• Warning: Spoilers
    I have not seen any other production on the Hatfields and McCoys. I have nothing to compare it to other than history. This story goes from the beginning of the feud up until the pregnancy of Rosanna. It portrays the heads of both families, Devil Anse Hatfield (Jeff Fahey) and Ran'l McCoy (Perry King) as being honorable men. Christian Slater, who played the governor of Kentucky, wasn't as strong as the rest of the cast. The romance between Rosanna McCoy (Kassandra Clementi) and Johnse Hatfield (Sean Flynn) was poorly developed as we go from some flirting in the general store to a note to a full fledged romance. I will say that Kassandra Clementi in her role as Rosanna brought to mind Jennifer Lawrence in "Winter's Bone." This is perhaps the only bright spot of the film.

    The fire on the roof was a CG effect. Doesn't anyone burn their sets anymore? The shooting of Asa McCoy by crazy Jim, was in part because he wore a Union uniform, but was also because Asa was college educated and had all kinds of different ideas. Yes, Jim Vance did shoot him, but nothing like it was shown.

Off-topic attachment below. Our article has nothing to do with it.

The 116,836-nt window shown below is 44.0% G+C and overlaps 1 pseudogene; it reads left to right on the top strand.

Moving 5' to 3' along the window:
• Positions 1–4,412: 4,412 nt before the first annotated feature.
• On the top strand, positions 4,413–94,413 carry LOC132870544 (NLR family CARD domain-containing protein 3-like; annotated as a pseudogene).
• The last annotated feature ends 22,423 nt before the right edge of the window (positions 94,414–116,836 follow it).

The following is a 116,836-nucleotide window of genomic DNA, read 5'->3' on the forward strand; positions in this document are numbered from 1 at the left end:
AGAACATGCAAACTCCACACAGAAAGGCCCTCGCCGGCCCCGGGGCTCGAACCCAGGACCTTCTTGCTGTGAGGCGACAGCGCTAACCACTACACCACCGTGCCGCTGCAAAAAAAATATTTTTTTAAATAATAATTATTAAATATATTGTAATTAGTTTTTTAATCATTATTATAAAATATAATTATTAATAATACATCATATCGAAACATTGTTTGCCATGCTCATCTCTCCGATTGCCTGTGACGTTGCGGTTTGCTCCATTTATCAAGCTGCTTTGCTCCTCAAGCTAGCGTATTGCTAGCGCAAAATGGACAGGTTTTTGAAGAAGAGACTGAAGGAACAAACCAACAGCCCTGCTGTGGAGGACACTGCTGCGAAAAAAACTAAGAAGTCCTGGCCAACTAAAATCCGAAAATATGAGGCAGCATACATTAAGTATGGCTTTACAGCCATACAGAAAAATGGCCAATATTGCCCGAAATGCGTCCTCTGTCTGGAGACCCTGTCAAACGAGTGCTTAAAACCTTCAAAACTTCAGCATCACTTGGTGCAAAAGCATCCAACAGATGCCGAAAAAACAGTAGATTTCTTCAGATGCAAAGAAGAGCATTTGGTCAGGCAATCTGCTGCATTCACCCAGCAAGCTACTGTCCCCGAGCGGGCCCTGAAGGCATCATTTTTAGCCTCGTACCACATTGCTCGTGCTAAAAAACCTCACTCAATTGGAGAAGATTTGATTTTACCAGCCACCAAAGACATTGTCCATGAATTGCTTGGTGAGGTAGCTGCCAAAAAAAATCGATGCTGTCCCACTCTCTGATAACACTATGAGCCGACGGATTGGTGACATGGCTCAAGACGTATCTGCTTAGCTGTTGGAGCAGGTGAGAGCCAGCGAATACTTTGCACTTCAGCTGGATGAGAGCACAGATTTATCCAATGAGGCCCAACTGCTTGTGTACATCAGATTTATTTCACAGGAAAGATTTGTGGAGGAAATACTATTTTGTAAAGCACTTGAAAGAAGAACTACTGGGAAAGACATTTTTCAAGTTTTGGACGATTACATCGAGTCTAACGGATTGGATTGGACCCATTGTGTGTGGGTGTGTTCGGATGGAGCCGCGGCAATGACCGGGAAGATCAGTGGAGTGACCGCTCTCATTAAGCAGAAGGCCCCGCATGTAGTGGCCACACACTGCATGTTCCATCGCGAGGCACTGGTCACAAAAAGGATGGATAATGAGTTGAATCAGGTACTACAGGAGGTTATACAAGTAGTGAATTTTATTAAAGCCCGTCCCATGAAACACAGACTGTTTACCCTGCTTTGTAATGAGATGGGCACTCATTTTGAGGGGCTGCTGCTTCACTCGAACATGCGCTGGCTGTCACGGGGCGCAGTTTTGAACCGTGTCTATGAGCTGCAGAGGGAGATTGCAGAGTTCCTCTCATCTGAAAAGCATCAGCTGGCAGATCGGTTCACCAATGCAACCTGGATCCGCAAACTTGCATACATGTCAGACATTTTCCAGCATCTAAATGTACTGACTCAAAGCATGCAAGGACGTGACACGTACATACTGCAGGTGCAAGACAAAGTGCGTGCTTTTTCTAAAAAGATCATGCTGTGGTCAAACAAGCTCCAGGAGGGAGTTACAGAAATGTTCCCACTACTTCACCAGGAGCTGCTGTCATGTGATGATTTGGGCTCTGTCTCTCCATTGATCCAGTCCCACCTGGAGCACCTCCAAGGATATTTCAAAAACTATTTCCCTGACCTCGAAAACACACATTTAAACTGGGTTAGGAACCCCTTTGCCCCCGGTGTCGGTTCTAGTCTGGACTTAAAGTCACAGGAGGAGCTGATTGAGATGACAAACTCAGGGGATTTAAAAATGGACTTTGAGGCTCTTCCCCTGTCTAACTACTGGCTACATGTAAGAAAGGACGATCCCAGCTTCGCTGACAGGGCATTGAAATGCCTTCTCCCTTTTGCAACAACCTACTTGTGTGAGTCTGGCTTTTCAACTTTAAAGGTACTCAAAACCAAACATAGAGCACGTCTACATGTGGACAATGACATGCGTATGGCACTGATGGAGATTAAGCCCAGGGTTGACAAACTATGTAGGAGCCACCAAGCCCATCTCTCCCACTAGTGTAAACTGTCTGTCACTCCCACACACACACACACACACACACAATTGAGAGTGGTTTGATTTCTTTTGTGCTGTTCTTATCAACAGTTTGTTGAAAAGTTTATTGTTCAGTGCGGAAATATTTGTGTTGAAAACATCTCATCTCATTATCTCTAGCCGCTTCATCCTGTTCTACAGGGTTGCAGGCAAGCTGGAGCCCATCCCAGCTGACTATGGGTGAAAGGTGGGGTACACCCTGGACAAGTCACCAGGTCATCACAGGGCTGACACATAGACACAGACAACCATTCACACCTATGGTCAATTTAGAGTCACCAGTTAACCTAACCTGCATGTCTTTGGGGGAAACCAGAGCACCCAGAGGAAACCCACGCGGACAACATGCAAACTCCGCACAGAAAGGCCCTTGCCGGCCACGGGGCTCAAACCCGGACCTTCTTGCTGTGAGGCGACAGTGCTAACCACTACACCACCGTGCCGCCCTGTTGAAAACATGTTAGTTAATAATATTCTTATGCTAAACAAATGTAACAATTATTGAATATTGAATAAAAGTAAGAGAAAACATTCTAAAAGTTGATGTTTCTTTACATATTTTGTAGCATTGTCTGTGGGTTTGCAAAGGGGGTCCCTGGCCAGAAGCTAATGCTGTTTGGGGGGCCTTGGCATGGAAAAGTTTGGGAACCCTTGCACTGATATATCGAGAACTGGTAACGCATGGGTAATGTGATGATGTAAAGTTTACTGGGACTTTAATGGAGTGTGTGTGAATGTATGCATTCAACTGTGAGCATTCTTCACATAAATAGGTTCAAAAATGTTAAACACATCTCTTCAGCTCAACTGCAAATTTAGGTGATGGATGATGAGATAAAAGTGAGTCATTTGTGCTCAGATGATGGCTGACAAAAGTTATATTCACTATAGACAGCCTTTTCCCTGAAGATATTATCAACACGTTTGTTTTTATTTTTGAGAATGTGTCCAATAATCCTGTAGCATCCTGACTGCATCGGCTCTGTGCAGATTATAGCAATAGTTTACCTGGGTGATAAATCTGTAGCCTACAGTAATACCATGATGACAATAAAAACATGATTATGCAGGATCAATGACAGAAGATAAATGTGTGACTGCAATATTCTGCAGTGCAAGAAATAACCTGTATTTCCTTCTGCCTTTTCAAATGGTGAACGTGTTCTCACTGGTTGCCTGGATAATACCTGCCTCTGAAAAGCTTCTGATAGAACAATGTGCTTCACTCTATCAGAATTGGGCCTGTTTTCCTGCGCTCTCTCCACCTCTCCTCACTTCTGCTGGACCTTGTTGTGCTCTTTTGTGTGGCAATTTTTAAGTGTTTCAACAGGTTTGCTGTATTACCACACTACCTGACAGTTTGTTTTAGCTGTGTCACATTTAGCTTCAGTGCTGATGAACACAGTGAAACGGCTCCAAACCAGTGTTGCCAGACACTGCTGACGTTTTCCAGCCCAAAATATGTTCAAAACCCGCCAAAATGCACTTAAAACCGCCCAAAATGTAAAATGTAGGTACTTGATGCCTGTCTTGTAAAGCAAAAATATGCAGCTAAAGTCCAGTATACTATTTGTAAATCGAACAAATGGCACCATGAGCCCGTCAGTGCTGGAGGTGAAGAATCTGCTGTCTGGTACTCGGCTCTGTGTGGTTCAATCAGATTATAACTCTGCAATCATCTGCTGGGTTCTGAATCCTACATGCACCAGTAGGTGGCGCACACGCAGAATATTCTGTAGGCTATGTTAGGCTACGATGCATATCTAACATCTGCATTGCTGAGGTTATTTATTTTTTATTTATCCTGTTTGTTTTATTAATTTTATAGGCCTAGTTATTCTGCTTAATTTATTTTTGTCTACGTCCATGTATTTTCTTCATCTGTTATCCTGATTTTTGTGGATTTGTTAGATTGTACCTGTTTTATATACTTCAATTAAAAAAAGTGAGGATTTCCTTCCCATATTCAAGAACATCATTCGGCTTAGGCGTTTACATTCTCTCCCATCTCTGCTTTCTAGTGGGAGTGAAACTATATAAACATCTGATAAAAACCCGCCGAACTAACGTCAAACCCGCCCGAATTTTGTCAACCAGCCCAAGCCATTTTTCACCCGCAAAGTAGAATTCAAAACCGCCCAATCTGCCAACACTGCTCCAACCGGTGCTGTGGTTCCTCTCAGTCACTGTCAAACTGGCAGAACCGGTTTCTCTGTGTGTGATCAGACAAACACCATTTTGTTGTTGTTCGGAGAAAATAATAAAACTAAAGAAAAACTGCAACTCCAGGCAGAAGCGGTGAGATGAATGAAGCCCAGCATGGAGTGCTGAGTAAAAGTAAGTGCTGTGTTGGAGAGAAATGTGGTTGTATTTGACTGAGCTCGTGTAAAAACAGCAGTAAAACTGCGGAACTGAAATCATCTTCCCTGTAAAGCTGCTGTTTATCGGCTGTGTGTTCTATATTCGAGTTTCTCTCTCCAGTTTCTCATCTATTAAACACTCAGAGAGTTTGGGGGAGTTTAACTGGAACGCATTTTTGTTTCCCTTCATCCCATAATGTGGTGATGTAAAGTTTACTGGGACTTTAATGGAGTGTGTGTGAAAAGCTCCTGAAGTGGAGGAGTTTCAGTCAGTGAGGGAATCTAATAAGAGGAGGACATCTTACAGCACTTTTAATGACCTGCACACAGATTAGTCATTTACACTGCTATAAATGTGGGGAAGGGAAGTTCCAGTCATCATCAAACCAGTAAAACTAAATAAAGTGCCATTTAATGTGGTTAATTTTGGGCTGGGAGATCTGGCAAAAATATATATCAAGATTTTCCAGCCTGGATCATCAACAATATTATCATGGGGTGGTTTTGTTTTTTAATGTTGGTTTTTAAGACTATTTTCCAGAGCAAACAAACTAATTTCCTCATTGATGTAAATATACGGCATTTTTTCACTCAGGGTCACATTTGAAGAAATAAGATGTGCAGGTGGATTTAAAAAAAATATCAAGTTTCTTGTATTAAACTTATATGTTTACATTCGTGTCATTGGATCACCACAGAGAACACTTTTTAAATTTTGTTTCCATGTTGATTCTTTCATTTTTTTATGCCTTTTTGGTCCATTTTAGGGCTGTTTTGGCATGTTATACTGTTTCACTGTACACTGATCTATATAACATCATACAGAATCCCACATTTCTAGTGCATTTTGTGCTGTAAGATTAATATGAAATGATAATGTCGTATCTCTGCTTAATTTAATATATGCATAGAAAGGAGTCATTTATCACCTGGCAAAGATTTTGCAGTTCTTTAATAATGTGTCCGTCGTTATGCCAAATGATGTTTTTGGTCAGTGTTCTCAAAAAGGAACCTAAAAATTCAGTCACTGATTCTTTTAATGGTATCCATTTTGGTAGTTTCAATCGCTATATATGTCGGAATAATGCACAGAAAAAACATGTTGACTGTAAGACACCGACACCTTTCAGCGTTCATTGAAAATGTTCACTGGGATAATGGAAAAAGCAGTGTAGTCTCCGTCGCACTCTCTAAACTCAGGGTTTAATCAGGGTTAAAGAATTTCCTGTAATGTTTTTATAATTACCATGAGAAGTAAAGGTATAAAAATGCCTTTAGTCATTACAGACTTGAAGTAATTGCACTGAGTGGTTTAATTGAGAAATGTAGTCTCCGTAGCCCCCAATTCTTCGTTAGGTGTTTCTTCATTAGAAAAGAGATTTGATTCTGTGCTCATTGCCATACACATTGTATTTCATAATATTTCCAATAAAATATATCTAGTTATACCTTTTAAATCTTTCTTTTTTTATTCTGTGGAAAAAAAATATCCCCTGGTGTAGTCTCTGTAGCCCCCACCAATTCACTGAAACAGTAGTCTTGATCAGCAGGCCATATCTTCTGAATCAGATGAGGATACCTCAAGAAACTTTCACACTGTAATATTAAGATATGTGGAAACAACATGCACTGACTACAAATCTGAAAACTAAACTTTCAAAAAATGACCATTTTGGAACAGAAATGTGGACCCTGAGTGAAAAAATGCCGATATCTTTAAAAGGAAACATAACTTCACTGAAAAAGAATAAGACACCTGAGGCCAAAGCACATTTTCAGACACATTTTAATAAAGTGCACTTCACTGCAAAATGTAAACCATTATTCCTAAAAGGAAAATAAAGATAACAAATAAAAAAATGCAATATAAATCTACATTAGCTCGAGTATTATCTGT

This film fails as history. I won't go into details as to prevent plot spoilers, but it was inaccurate from beginning to end. If you want to feel like you are watching a western, this film will pass. It is loosely based on the historical tale.

    No f-bombs, sex, or nudity.
  • I'm from southern WV, so I grew up on this story/history. This movie has the right names, but precious little else connects it to the actual Hatfields and McCoys. My husband is a transplanted Pennsylvanian and still knows the details better than presented in this movie.